Canonization. The earlier consensus that the book of Psalms reached its final form around the 4th century b.c. has been challenged because of discrepancies found in scrolls at the Dead Sea. The question of when the Psalter was included in the canon of Scripture is also debated. It seems to have been included in the Hebrew Scriptures at least by the 2d century a.d., and perhaps sooner (see, for example, the references to "the law, the prophets, and the psalms;" Lk 24.44). Christian writers as early as the 2d century also presume that the Psalms are a part of Scripture (see clement of alexandria; irenaeus; justin martyr).
Genre. Through the 20th century, influenced by Hermann Gunkel, the primary way of interpreting the psalms was by considering their genre. The whole gamut of human emotions is covered by the various categories of psalms. The lament (e.g., Ps 22, 51) is a cry for help in suffering and a complaint to God who allows this to happen. Most laments, however, turn toward hope. Two categories develop from this turn. The psalm of thanksgiving (e.g., Ps 18, 107) captures the moment after pain. When God delivers the sufferer, the story must be told. The storytelling itself is thanksgiving. The repeated experience of God's deliverance leads to trust, which is expressed in the psalms of confidence (e.g., Ps 23, 27). Then there are moments when the focus turns to God alone. All creation—human and otherwise—is called to join the song of praise, the hymn (e.g., Ps 100, 146).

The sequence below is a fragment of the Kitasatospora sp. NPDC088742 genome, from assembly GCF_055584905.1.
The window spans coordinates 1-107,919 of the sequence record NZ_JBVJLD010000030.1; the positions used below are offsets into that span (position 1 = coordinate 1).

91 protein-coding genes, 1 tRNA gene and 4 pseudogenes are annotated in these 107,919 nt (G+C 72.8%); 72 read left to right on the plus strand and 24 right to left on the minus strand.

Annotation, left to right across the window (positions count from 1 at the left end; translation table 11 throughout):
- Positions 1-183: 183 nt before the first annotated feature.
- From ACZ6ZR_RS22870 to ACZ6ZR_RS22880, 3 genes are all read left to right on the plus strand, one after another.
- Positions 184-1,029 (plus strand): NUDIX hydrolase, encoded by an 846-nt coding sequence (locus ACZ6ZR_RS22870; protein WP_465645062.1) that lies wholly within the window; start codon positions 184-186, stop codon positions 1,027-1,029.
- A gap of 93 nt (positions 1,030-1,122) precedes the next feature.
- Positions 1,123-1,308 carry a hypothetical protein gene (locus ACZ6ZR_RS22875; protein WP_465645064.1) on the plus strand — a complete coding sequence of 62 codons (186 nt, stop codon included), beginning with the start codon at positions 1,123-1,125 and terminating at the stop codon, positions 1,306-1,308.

The two major genres—lament and hymn—are distinguished by form as well as content. The lament usually begins with a cry to God. A middle section may contain any of these elements: a description of suffering, a complaint, a prayer for vengeance, a promise to offer sacrifice in thanksgiving. The lament usually concludes with a
prayer of thanksgiving or confidence. Most hymns begin with a call to prayer, a call for help in giving praise to God. Those called may be one's own being, faithful people, all nations, angels, or other created things such as animals, sun and stars, musical instruments. Ps 148 shows a rich variety of those called to help give praise. The call to praise in a hymn is followed by the reasons for praise. For example, God is just, compassionate. God delivers those in trouble, feeds the hungry. Ps 117 is a perfect example of a hymn with call to praise (v. 1) and reasons for praise (v. 2).